CS 213 Multiprocessor Architecture and Programming, Fall 2021
Time: Monday and Wednesday 5:00 pm to 6:20 pm
Office hours: by appointment
Instructor: Elaheh Sadredini, email@example.com
Location: Materials Science and Engineering, Room 003
The inevitable and rapidly growing adoption of multi-core parallel architectures within a processor chip by all of the computer industry pushes explicit parallelism to the forefront of computing for all applications and scales, and makes the challenge of parallel programming and system understanding all the more crucial. This course is designed to build a strong understanding of the fundamentals of the architecture of parallel computers and the tradeoffs made in their design. We will examine how architectures are designed to exploit different types of parallelism. We will study multi-core architectures, parallel memory systems, cache coherence in shared-memory architectures, memory consistency, vector architectures, dataflow machines, interconnection networks, and also programming models deployed on parallel machines (e.g., message passing, data-parallel, and shared memory models).
CS 203 or consent of instructor
Textbooks and Reading Material
The following books could be useful as supplements to lectures. However, they are not required.
◆ “Parallel Computer Architecture: A Hardware/Software Approach” by Culler, Singh, and Gupta.
◆ “Principles and Practices of Interconnection Networks” by Dally and Towles.
◆ “Computer Architecture: A Quantitative Approach” by Hennesssy and Patterson.
Grading and Policies
- Homework assignments (two): 20%
- Programming assignments (two): 40%
- Quizzes (six): 30%
- Quizzes will be taken throughout the course. - We will have quizzes on eLearn (Canvas). - The lowest score will be dropped.
- Paper presentation (one): 10%
- Bonus points for in-class activities: 10%
- For in-class activities, we require each of you to download poll everywhere App and navigate/login to their website during the class. - You must login with UCRNetID@ucr.edu.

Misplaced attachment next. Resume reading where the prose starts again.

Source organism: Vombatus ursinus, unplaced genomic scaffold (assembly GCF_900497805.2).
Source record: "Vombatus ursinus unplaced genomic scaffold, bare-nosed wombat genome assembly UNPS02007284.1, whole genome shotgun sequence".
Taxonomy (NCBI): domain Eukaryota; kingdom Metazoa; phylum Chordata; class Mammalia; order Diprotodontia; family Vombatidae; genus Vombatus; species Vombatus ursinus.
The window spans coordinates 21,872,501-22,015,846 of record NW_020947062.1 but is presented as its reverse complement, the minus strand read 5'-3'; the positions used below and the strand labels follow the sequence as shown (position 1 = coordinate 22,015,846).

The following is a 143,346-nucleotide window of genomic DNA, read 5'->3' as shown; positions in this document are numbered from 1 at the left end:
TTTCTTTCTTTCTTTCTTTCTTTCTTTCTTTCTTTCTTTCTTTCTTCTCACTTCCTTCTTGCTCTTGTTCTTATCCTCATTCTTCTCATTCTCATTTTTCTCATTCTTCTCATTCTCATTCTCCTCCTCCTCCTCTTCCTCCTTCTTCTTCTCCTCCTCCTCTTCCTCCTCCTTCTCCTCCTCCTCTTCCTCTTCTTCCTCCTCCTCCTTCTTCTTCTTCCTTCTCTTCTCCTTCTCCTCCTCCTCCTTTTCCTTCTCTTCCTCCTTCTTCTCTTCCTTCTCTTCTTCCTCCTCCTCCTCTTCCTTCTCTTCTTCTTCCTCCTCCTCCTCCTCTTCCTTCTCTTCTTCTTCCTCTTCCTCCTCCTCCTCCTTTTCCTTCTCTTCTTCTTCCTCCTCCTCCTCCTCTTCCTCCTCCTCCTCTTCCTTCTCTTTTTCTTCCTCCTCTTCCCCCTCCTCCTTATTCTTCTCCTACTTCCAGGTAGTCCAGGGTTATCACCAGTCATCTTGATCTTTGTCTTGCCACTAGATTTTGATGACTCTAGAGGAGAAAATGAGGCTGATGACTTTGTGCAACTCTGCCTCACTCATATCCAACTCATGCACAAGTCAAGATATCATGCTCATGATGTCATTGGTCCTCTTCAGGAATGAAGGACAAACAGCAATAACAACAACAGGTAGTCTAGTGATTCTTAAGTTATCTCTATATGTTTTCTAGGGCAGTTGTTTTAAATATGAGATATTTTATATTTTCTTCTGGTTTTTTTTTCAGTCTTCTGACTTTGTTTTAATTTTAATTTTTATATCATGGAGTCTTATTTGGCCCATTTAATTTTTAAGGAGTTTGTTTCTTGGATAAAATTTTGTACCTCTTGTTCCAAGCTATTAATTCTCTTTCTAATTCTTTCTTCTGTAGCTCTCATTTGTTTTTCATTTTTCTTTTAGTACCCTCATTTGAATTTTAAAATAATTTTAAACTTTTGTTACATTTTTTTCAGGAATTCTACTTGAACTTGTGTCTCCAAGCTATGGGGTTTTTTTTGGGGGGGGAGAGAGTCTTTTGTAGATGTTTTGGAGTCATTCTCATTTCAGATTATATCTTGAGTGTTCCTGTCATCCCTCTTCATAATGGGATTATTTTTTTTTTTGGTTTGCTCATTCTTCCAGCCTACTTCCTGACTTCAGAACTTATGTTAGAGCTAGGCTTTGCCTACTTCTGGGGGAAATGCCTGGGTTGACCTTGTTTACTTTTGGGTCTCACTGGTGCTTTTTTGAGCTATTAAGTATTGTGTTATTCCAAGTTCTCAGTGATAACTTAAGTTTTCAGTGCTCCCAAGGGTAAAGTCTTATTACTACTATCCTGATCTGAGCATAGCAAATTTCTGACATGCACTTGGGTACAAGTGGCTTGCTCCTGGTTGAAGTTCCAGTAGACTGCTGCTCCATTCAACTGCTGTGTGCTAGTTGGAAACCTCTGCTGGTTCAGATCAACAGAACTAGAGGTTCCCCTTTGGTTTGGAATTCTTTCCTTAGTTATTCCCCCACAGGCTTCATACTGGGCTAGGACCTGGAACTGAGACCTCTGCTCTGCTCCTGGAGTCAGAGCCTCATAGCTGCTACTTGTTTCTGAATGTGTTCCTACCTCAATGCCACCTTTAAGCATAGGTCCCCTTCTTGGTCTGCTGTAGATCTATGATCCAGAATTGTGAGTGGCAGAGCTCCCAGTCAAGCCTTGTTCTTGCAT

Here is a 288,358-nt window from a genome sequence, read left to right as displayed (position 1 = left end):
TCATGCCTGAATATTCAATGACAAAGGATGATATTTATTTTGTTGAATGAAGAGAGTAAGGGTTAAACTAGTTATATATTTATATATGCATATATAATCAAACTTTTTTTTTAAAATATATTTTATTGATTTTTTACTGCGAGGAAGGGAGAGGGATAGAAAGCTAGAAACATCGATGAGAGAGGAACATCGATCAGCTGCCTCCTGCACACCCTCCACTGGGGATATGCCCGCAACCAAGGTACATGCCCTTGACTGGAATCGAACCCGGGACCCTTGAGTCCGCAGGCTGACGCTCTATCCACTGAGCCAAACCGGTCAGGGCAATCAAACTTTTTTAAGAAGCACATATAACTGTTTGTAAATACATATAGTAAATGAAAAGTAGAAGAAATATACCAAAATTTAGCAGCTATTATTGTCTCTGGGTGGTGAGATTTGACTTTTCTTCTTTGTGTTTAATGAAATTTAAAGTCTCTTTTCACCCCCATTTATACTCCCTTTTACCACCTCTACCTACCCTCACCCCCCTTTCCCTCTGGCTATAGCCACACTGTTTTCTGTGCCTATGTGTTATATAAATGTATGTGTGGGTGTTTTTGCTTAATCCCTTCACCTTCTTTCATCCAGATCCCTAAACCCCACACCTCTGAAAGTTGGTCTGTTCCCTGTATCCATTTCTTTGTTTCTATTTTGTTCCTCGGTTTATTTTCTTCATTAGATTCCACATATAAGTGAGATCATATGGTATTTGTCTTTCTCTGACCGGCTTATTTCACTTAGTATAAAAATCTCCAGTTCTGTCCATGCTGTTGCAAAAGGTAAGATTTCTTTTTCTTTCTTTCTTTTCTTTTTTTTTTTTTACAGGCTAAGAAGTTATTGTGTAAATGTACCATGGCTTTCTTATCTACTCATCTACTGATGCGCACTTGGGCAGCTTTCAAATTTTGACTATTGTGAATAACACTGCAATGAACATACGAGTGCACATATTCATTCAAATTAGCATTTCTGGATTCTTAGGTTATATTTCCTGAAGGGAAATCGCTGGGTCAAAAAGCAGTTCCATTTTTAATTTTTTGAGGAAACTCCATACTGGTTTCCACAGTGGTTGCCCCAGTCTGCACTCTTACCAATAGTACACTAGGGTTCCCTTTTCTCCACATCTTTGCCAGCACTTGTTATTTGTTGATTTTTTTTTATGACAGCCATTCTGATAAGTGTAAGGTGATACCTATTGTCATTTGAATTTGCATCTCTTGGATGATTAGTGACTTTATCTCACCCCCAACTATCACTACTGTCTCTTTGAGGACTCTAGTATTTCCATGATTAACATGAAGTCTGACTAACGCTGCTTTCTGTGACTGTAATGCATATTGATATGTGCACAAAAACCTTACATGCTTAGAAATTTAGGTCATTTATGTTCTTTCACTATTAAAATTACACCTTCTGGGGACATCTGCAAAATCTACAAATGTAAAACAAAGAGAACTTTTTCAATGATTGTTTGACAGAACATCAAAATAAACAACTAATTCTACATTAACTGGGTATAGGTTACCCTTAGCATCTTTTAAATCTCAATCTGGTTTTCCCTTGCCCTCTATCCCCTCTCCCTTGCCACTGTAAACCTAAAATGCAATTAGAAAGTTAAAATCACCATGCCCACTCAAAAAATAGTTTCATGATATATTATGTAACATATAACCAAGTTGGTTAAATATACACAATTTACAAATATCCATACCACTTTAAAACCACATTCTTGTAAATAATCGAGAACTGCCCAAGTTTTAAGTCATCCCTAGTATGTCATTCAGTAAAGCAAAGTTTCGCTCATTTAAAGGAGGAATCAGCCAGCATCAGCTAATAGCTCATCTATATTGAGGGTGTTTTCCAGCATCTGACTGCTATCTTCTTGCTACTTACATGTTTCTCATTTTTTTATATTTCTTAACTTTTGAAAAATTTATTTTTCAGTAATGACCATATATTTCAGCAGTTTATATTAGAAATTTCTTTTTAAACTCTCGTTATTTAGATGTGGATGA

Forum: We will be using Piazza as our class forum, and our primary way of communication outside of class. All general inquiries must be made on Piazza. For group-specific questions or private questions, you can either email me or post a private question on Piazza.
Late submission: 10% penalty per day up to 5 days for homworks and programming assigments (no credit after 5 days). We do not accept any late submission for quizzes. You are allowed to skip one of the quizzes with no penalty. Use these freebie prudently. If you choose to submit all the quizzes, the lowest score will be dropped.
Cheating policy: Working with others on assignments is a good way to learn the material and is encouraged. However, there are limits to the degree of cooperation that is permitted. Students may discuss among themselves the meaning of homework problems and possible approaches to solving them. Any written portion of an assignment, however, is to be done strictly on an individual basis. You may not copy from another student or from any other source, and you may not allow another student to copy your work. Exams should be done individually and no collaboration in any form with others are permitted. Any violation of the above is considered to be cheating and will result in a failing grade in the class (no exceptions).
Errors in grading: If you feel there has been an error in how an assignment or test was graded, you have one week from when the assignment is returned to bring it to our attention. You must submit (via email to the instructor) a written description of the problem. We will discuss regrades without receiving an email from you about it first.
Dues: All assignments are due at 11:59pm of the submission deadline.
Grades: Your score will be available on Canvas.
A+: 96 and above
F: Below 60
Here at UCR we are committed to upholding and promoting the values of the Tartan Soul: Integrity, Accountability, Excellence, and Respect. As a student in this class, it is your responsibility to act in accordance with these values by completing all assignments in the manner described, and by informing the instructor of suspected acts of academic misconduct by your peers. By doing so, you will not only affirm your own integrity, but also the integrity of the intellectual work of this University, and the degree which it represents. Should you choose to commit academic misconduct in this class, you will be held accountable according to the policies set forth by the University, and will incur appropriate consequences both in this class and from Student Conduct and Academic Integrity Programs. For more information regarding University policy and its enforcement, please visit: http://conduct.ucr.edu.
◆ If you need special accomodation, please either contact me or find more information here: "UCR campus resources"
The following schedule is tentative and is subject to change.
◆ WWW Computer Architecture Home Page: a comprehensive guide to research, tools, and general information on computer architecture.